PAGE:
Healthcare worker compliance with national hand hygiene guidelines falls from more than 90 to 30% when they are not being observed, latest research shows.
The national mandatory hand hygiene program was introduced in Australian hospitals eight years ago and requires a 70% compliance rate
The University of NSW (UNSW) study monitored human and automated methods of hand hygiene surveillance in an Australian teaching hospital over a period of two years.
Automated surveillance included hand hygiene dispensers at sinks and bedsides recording hand hygiene by touch. Human surveillance was direct observation of healthcare workers by human auditors.
Lead author UNSW Medicine Professor MaryLouise McLaws, an infection control expert and World Health Organization health adviser said it was the first study to look at errors in compliance rates since the national hand hygiene program was introduced in 2010.
“We found that as soon as human eyes were off the clock outside of the mandatory 20-minute audit and our automated method continued to monitor compliance, hand hygiene compliance went from 94 to 30% – which is gravely concerning.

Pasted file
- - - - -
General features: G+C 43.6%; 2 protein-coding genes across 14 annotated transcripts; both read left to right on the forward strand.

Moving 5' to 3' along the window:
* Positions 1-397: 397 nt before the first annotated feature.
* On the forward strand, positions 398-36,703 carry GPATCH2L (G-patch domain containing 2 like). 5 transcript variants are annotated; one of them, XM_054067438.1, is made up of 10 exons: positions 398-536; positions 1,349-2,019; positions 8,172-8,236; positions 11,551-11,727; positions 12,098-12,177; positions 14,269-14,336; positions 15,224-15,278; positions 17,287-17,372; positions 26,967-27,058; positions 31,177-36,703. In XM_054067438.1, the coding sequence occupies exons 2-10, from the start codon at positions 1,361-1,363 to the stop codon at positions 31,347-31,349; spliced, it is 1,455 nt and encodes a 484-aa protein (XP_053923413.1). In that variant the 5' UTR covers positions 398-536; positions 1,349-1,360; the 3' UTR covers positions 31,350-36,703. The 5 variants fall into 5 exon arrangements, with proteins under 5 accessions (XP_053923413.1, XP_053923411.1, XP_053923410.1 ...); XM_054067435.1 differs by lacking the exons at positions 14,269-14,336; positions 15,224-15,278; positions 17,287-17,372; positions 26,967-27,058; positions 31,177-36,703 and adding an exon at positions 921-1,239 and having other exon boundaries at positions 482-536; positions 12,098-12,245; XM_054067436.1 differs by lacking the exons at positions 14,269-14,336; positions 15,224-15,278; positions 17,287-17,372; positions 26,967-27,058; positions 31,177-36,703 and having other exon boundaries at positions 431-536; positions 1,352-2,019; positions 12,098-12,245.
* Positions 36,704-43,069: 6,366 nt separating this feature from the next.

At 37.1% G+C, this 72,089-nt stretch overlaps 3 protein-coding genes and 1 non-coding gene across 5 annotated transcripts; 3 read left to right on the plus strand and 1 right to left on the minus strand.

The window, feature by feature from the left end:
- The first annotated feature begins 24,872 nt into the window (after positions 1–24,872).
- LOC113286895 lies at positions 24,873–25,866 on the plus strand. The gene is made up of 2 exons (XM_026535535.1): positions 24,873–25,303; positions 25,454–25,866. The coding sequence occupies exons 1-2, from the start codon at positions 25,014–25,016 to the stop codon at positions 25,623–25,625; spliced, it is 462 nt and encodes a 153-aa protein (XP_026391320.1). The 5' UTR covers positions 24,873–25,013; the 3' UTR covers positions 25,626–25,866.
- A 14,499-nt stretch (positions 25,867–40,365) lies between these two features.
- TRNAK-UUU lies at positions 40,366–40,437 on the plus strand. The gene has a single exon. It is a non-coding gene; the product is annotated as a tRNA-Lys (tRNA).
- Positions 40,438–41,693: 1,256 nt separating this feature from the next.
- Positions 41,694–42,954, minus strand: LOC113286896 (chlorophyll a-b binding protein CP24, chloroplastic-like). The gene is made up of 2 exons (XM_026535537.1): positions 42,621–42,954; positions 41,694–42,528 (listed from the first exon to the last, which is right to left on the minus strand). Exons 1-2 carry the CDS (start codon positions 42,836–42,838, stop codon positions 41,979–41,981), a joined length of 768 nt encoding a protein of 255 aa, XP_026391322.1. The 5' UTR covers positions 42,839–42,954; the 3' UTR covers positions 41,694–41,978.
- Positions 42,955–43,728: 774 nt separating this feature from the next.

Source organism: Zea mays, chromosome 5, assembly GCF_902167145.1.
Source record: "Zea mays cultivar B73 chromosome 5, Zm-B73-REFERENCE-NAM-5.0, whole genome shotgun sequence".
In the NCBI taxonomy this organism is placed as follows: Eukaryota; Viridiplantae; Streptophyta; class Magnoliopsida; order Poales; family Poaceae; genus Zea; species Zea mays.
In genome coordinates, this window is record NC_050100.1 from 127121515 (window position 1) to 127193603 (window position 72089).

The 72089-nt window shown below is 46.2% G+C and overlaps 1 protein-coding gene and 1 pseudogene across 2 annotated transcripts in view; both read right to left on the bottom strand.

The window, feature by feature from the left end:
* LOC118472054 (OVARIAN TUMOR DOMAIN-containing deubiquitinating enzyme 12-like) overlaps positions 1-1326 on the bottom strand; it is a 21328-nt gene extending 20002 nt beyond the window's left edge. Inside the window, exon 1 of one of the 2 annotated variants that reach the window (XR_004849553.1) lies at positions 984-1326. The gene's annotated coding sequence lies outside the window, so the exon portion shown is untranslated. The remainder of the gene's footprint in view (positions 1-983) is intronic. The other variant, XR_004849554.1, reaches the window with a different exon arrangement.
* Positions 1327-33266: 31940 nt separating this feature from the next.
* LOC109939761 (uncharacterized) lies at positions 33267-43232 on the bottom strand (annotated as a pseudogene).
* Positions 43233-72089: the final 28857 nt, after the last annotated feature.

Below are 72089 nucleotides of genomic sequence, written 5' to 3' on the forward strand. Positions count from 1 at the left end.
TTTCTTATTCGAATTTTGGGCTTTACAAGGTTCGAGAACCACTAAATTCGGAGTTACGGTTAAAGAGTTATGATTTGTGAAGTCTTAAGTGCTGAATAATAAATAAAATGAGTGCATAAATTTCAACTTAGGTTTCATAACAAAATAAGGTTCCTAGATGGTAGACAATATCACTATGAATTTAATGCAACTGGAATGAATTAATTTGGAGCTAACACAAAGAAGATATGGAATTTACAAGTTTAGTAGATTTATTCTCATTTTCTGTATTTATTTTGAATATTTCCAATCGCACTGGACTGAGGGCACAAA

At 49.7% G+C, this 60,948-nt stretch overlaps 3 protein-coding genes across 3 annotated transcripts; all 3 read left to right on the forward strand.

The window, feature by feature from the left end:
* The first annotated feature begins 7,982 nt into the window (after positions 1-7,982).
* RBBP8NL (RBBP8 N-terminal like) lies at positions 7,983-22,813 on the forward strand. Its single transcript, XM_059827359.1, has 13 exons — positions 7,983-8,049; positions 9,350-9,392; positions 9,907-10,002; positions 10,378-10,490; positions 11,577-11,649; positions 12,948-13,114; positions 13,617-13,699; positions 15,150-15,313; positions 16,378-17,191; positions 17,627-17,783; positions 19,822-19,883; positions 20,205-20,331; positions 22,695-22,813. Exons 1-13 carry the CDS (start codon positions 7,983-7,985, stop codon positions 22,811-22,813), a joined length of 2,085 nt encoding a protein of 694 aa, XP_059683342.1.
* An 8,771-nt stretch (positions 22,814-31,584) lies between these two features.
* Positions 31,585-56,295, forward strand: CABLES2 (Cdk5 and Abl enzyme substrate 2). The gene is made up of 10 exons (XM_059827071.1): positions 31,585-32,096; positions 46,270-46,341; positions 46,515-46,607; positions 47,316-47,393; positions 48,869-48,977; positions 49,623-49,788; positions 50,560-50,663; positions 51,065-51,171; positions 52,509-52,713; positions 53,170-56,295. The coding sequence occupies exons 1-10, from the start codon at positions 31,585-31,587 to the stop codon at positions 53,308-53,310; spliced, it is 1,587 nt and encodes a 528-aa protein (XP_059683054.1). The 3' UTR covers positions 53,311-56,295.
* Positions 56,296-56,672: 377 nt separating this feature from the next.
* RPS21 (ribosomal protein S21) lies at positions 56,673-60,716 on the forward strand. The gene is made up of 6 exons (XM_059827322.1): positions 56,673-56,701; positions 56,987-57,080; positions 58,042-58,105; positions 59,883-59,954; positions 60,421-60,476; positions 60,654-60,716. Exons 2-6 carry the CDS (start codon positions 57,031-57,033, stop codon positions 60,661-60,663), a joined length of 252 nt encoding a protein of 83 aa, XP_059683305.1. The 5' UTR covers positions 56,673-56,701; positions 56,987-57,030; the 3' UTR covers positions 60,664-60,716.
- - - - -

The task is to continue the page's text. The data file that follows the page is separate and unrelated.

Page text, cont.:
“The government has been telling us that compliance is high. Our study shows that this may not be the case.”
Healthcare workers were good at hand hygiene compliance when there was perceived risk to themselves including exposure to body fluids, or to patient safety. However hand hygiene compliance before patient contact and in patient zones, including tables, lockers, curtains and door handles was poorer, Professor McLaws said.
“At the moment, clinicians are more likely to practice good hand hygiene after contact than before, due to a perceived need for self-protection, so their attitudes need to be challenged.”
Professor McLaws said that just telling very busy, overworked nurses and doctors that they were required to adhere to hand hygiene guidelines was not the same as changing behaviour.
“A national behaviour change program needs to be implemented, such as getting back to basics by focusing on mandatory compliance before every patient contact.”
Cultural change and deep behavioural issues needed to be addressed from childhood, she said.
“For my generation hand hygiene was very important with the eradication of polio. We worry about hand hygiene with coughs, colds and the flu but we do not consider hand hygiene the cornerstone of public health that protects us all.”